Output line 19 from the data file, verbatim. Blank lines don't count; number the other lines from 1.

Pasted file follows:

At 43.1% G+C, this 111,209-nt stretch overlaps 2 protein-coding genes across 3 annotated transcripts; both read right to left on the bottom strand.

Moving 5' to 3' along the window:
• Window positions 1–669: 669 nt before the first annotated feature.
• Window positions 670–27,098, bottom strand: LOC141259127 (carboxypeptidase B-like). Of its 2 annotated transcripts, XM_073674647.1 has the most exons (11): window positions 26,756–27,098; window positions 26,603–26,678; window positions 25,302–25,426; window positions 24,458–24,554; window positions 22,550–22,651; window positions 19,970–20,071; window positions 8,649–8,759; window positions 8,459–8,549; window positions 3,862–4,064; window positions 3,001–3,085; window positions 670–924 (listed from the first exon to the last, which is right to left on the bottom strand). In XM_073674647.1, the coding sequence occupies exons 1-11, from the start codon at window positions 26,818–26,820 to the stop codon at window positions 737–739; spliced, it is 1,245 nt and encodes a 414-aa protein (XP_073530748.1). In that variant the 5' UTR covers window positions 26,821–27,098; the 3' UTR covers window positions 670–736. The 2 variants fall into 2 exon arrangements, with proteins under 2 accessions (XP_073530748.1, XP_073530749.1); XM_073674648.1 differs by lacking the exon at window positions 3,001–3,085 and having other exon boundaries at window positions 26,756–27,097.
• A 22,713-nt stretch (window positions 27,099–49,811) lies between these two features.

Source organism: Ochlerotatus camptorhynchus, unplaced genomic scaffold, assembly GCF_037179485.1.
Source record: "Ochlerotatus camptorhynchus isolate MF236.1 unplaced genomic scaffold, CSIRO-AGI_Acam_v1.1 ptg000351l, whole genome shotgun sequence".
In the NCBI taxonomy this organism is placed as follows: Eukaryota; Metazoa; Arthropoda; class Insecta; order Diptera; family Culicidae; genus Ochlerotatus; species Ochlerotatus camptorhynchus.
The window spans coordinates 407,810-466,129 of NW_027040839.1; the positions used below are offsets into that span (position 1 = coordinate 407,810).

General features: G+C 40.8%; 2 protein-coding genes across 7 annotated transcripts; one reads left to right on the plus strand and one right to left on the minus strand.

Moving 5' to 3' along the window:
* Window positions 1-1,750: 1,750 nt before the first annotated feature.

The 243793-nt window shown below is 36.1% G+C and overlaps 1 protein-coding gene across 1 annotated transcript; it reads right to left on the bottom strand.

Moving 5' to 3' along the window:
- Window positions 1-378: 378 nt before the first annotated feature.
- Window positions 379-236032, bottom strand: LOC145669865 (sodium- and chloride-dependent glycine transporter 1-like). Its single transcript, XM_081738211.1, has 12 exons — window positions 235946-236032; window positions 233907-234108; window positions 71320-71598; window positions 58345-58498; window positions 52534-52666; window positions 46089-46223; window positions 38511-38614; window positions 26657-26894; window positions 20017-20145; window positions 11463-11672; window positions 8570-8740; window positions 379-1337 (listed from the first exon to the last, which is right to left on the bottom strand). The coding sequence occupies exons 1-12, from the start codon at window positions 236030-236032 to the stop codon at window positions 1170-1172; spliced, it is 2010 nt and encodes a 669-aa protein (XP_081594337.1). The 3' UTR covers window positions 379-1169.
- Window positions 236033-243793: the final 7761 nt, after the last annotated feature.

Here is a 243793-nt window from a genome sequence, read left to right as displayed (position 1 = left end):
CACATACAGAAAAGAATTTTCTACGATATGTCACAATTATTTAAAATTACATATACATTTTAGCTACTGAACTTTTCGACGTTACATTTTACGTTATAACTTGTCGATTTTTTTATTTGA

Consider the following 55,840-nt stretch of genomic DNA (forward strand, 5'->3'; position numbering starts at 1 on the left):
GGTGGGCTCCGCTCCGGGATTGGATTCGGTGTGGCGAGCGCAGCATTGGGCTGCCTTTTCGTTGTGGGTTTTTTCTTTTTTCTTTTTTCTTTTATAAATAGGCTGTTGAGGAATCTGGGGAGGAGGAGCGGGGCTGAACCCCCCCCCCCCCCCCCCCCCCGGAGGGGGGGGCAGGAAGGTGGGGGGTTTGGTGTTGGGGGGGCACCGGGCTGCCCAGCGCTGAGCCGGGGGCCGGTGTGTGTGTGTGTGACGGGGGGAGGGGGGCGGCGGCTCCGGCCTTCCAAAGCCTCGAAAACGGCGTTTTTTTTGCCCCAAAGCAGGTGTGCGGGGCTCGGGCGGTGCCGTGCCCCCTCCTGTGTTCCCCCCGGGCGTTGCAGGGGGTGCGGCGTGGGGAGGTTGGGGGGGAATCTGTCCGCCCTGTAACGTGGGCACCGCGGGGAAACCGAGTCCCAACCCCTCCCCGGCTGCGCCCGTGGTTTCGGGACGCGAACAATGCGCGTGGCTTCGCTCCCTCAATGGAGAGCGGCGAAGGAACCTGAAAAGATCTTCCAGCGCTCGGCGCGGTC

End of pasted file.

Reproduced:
CACATACAGAAAAGAATTTTCTACGATATGTCACAATTATTTAAAATTACATATACATTTTAGCTACTGAACTTTTCGACGTTACATTTTACGTTATAACTTGTCGATTTTTTTATTTGA